‘Ghana must adopt Production Sharing Agreement for oil revenue’

A Senior Research Fellow at the Ghana Institute of Governance and Security (GIGS), Mr Solomon Kwawukume, has strongly advocated that Ghana must adopt the Production Sharing Agreement (PSA) system to stem the massive loss of oil revenue to the state.

At a press conference yesterday, he said, “Information and data available to us indicate that Ghana could earn between US$60 billion and US$80 billion from the Jubilee Field adopting the Production Sharing Agreement, as against the US$20.269 billion and US$19.390 billion estimated by IMF and the World Bank respectively under the current prevailing system – the Modern Concession.”

The press conference was held by GIGS on the 2014 Petroleum Exploration and Production Bill that is currently before Parliament.

According to Mr Kwawukume, Ghana earned total oil revenue of US$2.557 billion out of US$12.510 billion as of September 30, 2014, which represented 20.50 per cent, far below the international standard of 42 per cent to 60 per cent “Minimum Government Take” set by the United States’ Government Accountability Office (GAO).

Foreign oil companies made US$9.953 billion in revenue, while Ghana lost over US$3 billion under the Modern Concession system as of September 30, 2014, he said.

He noted that Ghana’s abysmal performance in oil revenue was due to its employment of the Modern Concession system, which the draft Petroleum Exploration and Production Bill currently before Parliament sought to consolidate into law.

“Ghana’s adoption of the Modern Concession system would make it difficult for her to derive the full maximum benefits from the oil and gas resources if the bill is passed into law.

“We believe the introduction and application of pure Production Sharing Agreement would be in the best national interest,” he said, adding that the PSA would have earned the country between US$5 billion and US$6 billion by September 30, 2014.

Mr Kwawukume said the Modern Concession system was subject to undue influences and corruption and, therefore, called on public interest lawyers to test the sanctity of oil agreements and contracts at the Supreme Court in the interest of the country.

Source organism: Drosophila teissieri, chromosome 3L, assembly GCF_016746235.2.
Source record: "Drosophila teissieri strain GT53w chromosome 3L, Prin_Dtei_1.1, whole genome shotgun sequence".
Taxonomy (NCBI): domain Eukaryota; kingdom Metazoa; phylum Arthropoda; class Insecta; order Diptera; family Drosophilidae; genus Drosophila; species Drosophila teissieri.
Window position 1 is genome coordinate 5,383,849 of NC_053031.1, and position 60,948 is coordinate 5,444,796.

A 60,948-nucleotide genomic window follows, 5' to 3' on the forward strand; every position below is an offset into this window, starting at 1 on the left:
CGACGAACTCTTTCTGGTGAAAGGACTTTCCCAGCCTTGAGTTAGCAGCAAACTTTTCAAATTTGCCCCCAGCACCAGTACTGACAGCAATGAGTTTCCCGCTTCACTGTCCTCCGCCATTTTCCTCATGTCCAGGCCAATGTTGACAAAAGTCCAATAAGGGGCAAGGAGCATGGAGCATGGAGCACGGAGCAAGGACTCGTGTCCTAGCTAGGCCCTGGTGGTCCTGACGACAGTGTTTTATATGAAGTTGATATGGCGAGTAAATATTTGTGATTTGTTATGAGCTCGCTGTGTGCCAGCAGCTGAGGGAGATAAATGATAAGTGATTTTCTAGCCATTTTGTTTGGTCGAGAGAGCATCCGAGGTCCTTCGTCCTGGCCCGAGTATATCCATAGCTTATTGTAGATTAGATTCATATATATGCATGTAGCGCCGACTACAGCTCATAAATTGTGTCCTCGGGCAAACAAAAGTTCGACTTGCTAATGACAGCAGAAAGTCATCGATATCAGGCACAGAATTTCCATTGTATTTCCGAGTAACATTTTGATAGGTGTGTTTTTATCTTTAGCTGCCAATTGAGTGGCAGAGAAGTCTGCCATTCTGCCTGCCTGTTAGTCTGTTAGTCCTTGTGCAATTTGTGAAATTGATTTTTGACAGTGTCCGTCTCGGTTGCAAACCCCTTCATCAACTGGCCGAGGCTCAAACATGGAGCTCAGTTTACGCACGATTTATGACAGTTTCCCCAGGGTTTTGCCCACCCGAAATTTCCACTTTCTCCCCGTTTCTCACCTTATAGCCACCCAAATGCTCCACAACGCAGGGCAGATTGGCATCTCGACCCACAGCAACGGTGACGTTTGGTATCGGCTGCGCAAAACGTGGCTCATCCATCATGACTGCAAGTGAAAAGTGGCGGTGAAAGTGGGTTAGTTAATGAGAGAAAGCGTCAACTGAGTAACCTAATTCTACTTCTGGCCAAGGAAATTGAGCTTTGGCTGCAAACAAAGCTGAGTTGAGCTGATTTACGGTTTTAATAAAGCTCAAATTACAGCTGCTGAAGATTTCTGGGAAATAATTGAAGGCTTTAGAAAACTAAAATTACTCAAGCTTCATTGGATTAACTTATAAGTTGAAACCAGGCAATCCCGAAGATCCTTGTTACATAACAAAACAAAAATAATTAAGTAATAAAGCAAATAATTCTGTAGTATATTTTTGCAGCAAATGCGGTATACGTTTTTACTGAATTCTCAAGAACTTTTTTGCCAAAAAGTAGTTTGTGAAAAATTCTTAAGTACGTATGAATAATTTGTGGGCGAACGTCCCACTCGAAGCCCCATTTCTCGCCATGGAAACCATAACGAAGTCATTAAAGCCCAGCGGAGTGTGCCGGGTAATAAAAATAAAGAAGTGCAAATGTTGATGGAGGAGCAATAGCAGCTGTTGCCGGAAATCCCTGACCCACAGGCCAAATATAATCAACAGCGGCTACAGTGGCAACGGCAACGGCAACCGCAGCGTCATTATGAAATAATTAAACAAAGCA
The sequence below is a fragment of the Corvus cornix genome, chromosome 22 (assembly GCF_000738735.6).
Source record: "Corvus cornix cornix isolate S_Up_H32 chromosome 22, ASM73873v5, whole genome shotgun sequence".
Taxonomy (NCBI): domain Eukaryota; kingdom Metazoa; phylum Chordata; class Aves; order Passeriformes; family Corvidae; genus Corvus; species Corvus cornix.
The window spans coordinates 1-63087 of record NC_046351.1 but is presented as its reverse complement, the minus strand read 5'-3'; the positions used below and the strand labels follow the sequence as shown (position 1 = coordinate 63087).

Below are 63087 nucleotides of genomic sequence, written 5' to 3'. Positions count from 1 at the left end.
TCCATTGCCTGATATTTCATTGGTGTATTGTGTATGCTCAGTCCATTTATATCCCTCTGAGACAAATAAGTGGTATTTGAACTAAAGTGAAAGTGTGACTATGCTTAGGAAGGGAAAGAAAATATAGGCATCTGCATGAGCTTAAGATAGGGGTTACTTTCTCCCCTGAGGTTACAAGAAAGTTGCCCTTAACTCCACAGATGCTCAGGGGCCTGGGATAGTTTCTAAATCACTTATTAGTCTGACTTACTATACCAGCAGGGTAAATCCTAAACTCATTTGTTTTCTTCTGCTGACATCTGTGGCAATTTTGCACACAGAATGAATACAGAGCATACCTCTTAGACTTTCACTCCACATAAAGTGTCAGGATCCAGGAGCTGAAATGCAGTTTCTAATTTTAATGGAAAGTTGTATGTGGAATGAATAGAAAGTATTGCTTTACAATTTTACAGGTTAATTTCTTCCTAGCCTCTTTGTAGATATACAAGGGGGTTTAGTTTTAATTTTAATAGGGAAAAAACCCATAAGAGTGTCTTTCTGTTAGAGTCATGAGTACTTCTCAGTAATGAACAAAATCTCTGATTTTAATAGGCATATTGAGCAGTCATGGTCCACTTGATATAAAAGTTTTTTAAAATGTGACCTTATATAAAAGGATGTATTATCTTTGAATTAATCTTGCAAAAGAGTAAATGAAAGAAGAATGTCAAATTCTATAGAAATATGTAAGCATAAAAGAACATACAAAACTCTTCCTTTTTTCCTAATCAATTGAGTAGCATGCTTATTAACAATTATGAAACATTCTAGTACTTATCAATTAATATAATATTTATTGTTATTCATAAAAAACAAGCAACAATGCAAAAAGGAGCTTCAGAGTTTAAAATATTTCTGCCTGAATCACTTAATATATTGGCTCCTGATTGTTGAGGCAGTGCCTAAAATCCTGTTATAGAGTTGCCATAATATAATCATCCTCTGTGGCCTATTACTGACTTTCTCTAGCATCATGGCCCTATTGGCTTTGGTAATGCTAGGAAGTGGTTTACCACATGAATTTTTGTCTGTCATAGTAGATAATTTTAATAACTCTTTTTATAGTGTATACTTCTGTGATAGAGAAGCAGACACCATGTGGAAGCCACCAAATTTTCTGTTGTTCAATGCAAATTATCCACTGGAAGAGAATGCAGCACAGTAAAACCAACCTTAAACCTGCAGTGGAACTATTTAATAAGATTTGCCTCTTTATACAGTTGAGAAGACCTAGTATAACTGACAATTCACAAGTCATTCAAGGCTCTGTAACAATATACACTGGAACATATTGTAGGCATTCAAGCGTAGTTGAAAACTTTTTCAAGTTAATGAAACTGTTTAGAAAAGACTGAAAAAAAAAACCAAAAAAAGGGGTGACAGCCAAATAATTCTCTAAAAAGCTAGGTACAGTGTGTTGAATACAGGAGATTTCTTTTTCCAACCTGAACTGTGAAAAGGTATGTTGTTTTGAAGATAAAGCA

He appealed to President John Mahama to withdraw the bill as a matter of urgency and invite independent international experts to review the draft bill to reflect PSA fiscal provisions, in order to achieve maximum benefits from the country’s oil and gas resources.

Mr Kwawukume said all the oil and gas agreements and contracts approved by Parliament were modelled to suit the Modern Concession laws, which were not in the statute books when they were being signed and were, therefore, unconstitutional.

“These agreements and contracts are not compatible and in conformity with the tenets of the existing laws governing the upstream oil industry. They are, therefore, unconstitutional, illegal and ultra vires,” he stated.

The GIGS senior research fellow called on various groupings such as the National House of Chiefs, National Peace Council, National Union of Ghana Students (NUGS), the Association of Ghana Industries among many other bodies to impress on the President to withdraw the bill, because its passage would amount to complete eternal economic and modern-day slavery.

The Executive Director of GIGS, Mr David Agbee, said the institute had presented memoranda to Parliament on the current bill’s inadequacies and presented their concerns on the losses in oil revenue being incurred by the country to the government several times for a withdrawal but they had still not seen any change.

source : Graphic Online